Jul 18, 2019

Five simple actions to help you gain more time

Time is precious, so protect it and be picky about meetings

No matter where you work; big company, startup company, or self-employed. I think we’re all agree that time is such a precious and important aspect of ours.

However, very often people hesitance to say no to a meeting invitation. Before they knew it, their calendar gets cramped and complained about how they don’t have enough time to either do the work or think.

If you’re in this situation, look at your calendar and try to do these five actions:

1. Eliminate

Is there any recurring meeting that you can let go?

A lot of us have a recurring meeting, either it’s bi-weekly or weekly meeting. In the beginning, maybe the intention is good. But after a while, that recurring meeting often becomes less efficient due to the nature of your team dynamic or project dynamic. The idea is to identify those and ask if it is worth to take everyone’s time?

2. Loosen up

Is there any weekly meeting that you can loosen up to bi-weekly?

Try to see if you really need those weekly meeting. Gauge how important to those meetings based on your current priorities. See which meetings you can loosen up to bi-weekly so you can have more time to work or focus on other things.

3. Reduce

Can you reduce any meeting down to 30 or 45 minutes?

If you have 2 hours meeting, that’s probably not gonna be super-efficient. Realistically, do you need those 2 hours to resolve the issue? Most of the time, I witnessed people spend hours of meeting just to discuss something they can resolve via chat or email.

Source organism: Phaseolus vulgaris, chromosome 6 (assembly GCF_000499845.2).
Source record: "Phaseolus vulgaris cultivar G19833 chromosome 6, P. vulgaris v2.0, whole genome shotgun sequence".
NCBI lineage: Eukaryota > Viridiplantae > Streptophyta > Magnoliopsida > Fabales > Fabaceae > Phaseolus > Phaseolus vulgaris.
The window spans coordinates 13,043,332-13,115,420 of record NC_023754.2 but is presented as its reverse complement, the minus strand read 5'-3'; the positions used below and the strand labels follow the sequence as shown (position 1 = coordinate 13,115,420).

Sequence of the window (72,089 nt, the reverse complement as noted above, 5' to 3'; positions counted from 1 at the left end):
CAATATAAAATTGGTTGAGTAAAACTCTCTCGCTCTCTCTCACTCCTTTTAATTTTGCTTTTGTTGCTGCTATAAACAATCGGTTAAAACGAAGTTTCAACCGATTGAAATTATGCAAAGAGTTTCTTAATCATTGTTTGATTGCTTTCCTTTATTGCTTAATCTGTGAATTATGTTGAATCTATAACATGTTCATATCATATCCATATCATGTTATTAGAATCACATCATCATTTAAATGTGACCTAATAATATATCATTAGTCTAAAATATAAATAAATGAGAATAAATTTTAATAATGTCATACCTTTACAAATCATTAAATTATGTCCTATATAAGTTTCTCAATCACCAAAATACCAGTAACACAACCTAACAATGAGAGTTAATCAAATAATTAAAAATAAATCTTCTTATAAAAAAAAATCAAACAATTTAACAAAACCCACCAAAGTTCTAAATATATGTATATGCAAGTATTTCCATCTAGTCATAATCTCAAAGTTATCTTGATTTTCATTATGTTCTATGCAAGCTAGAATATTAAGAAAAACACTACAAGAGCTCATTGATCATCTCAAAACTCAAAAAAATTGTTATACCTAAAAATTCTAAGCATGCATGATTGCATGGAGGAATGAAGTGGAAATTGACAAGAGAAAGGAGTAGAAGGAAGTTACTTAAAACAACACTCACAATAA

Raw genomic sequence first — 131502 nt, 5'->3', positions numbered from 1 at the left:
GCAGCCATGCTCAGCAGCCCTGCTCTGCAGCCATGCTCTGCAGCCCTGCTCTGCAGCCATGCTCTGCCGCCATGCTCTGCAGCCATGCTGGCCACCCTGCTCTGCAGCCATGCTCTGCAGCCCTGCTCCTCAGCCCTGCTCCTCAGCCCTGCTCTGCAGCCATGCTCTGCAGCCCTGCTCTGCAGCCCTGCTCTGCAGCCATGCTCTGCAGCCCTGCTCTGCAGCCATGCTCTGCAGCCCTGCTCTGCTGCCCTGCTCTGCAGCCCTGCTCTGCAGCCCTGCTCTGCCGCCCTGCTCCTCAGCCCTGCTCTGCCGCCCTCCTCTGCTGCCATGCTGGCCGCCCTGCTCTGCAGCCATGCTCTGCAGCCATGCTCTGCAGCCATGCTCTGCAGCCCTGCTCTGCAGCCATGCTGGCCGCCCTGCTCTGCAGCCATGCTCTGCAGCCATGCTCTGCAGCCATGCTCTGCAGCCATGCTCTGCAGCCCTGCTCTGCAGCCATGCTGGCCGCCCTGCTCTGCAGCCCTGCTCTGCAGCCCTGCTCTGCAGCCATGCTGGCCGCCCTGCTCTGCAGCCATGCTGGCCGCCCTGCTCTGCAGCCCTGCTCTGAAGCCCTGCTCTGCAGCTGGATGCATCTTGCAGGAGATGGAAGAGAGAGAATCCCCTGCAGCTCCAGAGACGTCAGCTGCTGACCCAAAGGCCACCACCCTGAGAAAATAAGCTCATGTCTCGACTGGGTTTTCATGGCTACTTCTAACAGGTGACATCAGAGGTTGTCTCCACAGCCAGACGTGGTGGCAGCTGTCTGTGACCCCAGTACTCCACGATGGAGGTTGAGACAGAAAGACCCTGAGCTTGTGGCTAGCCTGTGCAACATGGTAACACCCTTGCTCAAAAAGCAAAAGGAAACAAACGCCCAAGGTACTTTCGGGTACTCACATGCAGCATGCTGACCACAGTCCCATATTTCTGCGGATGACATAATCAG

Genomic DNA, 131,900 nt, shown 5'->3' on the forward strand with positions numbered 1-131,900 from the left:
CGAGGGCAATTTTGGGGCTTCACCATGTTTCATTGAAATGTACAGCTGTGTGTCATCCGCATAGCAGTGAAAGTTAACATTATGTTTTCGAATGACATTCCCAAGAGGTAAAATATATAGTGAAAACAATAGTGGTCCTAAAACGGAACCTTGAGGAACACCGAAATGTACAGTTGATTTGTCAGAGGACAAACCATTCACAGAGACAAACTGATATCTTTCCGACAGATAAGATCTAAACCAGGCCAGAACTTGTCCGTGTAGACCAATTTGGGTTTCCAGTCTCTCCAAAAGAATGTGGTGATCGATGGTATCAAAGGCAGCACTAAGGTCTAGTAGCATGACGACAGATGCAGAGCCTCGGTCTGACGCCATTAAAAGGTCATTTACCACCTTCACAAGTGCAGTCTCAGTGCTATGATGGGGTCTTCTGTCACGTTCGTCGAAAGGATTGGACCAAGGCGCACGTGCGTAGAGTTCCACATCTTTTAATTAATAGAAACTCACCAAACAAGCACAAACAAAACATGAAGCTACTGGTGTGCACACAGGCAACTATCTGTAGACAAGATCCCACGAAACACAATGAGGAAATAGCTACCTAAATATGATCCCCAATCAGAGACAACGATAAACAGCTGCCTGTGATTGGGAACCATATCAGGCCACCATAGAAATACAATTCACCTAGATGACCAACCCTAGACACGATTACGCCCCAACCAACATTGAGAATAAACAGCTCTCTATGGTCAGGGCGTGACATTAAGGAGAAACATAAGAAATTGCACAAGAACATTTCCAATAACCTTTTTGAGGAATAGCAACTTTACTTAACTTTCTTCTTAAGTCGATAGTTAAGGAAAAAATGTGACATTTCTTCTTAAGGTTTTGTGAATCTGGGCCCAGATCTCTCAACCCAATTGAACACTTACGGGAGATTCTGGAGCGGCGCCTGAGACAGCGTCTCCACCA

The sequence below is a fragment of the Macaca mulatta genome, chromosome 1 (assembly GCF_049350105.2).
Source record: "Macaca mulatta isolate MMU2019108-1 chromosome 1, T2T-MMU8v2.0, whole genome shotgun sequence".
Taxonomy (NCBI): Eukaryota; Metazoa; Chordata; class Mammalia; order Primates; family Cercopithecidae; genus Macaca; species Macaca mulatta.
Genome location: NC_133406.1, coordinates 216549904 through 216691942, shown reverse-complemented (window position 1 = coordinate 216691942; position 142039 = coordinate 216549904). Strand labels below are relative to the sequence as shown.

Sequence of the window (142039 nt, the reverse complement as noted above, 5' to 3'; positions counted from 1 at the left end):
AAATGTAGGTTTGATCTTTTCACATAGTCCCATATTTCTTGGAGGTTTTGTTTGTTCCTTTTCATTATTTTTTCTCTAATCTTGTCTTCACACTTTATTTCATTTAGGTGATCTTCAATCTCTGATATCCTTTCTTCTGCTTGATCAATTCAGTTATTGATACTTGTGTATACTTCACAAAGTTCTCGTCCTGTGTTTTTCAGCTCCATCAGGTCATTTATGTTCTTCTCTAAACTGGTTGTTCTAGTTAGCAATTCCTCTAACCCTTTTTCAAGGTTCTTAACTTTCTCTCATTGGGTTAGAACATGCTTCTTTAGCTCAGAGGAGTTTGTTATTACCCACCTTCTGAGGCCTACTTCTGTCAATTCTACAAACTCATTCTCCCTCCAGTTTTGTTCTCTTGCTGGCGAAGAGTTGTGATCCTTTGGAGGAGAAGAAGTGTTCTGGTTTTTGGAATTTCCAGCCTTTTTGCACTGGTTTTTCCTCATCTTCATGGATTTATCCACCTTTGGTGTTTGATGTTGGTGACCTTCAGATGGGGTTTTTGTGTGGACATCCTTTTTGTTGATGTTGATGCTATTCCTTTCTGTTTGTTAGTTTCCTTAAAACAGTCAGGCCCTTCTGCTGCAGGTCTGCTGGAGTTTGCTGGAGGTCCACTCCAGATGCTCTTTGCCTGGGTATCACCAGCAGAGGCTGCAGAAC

4. Re-arrange

Is there any meeting you can stack together to give yourself more time collectively?

The last thing you can do is to re-arrange a few meetings. Just by doing that, you can have a better window of time. So, say here’s how your schedule looks like:

  • 1.00-1.30 PM (30 minutes of meeting)
  • 1.30-2.30 PM (1 hour of working time)
  • 2.30-3.30 PM (1 hour of meeting)
  • 3.30-5.00 PM (2 hours of working time)

If possible, re-arrange those 2.30-3.30 PM meeting. Say, we can re-arrange it to 1.30. Then, you’ll have 3 hours as a window of time to work. It’s just better to reduce the context-switching over and over.

5. Prioritize

At this point, hopefully, you have more time after doing those 4 actions above. Now, ask yourself, if you have more time in this world, what would you want to focus? Pick one or two per week.

It’s a balancing act.

Of course, you can’t just ignore all the meetings or reduce them.

These may look simple but often forgotten because of that. Time is precious, be conscious about it. Work hard is good, but work smart is better.

Good luck!





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Preface: Welcome to yellowstroke.com